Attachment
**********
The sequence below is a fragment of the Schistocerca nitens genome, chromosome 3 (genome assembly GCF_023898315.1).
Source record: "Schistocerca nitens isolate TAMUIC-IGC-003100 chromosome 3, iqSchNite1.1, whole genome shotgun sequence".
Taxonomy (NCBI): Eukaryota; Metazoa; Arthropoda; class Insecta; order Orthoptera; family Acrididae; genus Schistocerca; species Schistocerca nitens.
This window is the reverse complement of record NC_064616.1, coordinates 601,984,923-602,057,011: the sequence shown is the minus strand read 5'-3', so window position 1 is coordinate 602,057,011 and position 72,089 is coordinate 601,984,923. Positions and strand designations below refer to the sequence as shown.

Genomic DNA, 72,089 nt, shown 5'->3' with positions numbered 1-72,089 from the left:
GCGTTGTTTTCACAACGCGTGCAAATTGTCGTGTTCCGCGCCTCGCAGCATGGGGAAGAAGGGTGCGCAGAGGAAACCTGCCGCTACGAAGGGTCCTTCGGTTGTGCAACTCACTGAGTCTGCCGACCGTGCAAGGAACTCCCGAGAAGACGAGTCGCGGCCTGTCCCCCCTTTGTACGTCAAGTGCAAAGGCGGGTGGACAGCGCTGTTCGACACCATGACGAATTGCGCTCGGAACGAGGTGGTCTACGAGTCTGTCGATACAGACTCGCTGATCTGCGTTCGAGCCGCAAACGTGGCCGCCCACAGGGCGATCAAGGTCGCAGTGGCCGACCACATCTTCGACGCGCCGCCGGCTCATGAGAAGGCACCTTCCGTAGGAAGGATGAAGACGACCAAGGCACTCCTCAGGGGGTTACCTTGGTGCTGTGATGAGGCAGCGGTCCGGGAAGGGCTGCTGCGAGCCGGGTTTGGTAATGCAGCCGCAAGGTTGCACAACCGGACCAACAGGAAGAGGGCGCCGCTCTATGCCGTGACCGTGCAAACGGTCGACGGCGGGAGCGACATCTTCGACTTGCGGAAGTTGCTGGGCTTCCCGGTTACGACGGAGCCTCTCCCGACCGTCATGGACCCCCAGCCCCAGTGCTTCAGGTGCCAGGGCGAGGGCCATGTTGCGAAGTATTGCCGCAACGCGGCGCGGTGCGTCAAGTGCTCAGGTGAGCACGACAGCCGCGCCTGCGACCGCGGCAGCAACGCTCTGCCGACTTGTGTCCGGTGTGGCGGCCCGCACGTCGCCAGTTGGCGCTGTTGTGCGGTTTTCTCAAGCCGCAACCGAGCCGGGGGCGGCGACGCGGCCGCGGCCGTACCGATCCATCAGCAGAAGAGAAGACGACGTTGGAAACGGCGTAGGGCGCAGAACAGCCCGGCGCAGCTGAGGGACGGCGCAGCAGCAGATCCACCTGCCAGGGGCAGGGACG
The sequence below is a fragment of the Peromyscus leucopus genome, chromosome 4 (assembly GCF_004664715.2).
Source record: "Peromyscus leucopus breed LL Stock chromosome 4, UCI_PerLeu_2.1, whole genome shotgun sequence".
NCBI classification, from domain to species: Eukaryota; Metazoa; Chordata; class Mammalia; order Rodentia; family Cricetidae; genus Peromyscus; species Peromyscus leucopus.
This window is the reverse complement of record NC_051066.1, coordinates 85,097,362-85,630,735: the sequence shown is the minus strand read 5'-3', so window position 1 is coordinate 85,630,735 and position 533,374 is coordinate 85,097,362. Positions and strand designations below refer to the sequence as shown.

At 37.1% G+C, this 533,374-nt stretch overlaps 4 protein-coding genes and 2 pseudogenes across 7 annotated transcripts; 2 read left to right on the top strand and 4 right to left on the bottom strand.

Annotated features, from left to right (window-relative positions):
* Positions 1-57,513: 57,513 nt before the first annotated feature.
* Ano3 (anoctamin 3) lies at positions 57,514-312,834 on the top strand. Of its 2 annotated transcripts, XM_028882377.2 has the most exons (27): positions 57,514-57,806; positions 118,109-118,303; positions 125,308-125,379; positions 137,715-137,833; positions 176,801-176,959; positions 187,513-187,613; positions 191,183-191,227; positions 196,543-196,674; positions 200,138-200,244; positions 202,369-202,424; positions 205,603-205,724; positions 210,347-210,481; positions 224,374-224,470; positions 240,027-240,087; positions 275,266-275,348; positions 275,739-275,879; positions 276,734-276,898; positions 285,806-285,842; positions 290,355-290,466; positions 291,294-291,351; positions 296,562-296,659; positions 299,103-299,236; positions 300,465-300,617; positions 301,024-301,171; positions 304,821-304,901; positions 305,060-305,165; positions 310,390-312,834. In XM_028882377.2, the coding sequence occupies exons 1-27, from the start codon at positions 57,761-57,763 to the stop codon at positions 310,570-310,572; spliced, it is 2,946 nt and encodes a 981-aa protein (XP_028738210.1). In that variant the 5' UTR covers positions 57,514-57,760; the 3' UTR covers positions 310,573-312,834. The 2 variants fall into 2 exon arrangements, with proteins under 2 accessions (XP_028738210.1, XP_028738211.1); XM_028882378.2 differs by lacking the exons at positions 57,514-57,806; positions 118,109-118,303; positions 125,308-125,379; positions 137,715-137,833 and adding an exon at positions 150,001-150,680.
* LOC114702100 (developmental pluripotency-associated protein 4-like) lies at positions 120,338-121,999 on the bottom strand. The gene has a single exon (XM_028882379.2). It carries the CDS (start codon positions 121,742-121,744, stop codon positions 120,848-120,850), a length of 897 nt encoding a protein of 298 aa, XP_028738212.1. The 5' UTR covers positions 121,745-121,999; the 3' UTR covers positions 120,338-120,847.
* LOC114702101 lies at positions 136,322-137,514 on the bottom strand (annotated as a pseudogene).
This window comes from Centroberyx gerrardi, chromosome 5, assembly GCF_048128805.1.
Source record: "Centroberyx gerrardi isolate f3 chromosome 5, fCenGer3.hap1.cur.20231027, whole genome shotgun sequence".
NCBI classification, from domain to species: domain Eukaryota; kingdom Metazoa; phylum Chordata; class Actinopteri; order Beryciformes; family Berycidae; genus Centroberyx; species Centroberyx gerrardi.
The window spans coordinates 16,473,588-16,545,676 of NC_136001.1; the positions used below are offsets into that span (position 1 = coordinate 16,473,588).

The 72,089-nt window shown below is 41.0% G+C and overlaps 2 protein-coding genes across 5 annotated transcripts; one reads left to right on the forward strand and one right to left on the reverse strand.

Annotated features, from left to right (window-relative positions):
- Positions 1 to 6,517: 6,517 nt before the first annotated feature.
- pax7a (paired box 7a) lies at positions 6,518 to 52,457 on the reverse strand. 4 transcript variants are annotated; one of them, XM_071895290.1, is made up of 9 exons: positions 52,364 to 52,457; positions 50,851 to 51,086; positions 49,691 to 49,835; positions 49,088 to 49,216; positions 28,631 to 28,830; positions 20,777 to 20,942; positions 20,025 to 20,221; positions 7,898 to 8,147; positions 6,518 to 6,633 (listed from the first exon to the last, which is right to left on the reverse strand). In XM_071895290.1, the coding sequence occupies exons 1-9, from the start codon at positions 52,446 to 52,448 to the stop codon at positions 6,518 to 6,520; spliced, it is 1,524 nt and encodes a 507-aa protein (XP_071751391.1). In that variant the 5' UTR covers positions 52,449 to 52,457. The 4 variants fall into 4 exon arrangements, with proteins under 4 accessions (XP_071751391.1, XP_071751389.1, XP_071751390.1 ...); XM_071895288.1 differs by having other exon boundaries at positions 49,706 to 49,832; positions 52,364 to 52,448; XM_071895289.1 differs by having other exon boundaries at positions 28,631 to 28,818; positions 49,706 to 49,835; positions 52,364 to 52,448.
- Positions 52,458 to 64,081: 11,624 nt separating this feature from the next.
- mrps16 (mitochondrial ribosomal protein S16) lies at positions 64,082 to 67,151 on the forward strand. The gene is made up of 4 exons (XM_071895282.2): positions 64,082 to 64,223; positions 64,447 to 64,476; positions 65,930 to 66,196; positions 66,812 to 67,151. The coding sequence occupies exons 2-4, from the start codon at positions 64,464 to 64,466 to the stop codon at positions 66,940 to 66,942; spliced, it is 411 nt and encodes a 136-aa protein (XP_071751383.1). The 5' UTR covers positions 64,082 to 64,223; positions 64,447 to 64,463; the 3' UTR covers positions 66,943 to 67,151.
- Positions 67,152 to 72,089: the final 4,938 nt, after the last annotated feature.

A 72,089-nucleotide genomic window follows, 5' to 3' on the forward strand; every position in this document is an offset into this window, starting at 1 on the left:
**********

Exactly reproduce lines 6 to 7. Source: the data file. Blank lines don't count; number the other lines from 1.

GCGTTGTTTTCACAACGCGTGCAAATTGTCGTGTTCCGCGCCTCGCAGCATGGGGAAGAAGGGTGCGCAGAGGAAACCTGCCGCTACGAAGGGTCCTTCGGTTGTGCAACTCACTGAGTCTGCCGACCGTGCAAGGAACTCCCGAGAAGACGAGTCGCGGCCTGTCCCCCCTTTGTACGTCAAGTGCAAAGGCGGGTGGACAGCGCTGTTCGACACCATGACGAATTGCGCTCGGAACGAGGTGGTCTACGAGTCTGTCGATACAGACTCGCTGATCTGCGTTCGAGCCGCAAACGTGGCCGCCCACAGGGCGATCAAGGTCGCAGTGGCCGACCACATCTTCGACGCGCCGCCGGCTCATGAGAAGGCACCTTCCGTAGGAAGGATGAAGACGACCAAGGCACTCCTCAGGGGGTTACCTTGGTGCTGTGATGAGGCAGCGGTCCGGGAAGGGCTGCTGCGAGCCGGGTTTGGTAATGCAGCCGCAAGGTTGCACAACCGGACCAACAGGAAGAGGGCGCCGCTCTATGCCGTGACCGTGCAAACGGTCGACGGCGGGAGCGACATCTTCGACTTGCGGAAGTTGCTGGGCTTCCCGGTTACGACGGAGCCTCTCCCGACCGTCATGGACCCCCAGCCCCAGTGCTTCAGGTGCCAGGGCGAGGGCCATGTTGCGAAGTATTGCCGCAACGCGGCGCGGTGCGTCAAGTGCTCAGGTGAGCACGACAGCCGCGCCTGCGACCGCGGCAGCAACGCTCTGCCGACTTGTGTCCGGTGTGGCGGCCCGCACGTCGCCAGTTGGCGCTGTTGTGCGGTTTTCTCAAGCCGCAACCGAGCCGGGGGCGGCGACGCGGCCGCGGCCGTACCGATCCATCAGCAGAAGAGAAGACGACGTTGGAAACGGCGTAGGGCGCAGAACAGCCCGGCGCAGCTGAGGGACGGCGCAGCAGCAGATCCACCTGCCAGGGGCAGGGACG
The sequence below is a fragment of the Peromyscus leucopus genome, chromosome 4 (assembly GCF_004664715.2).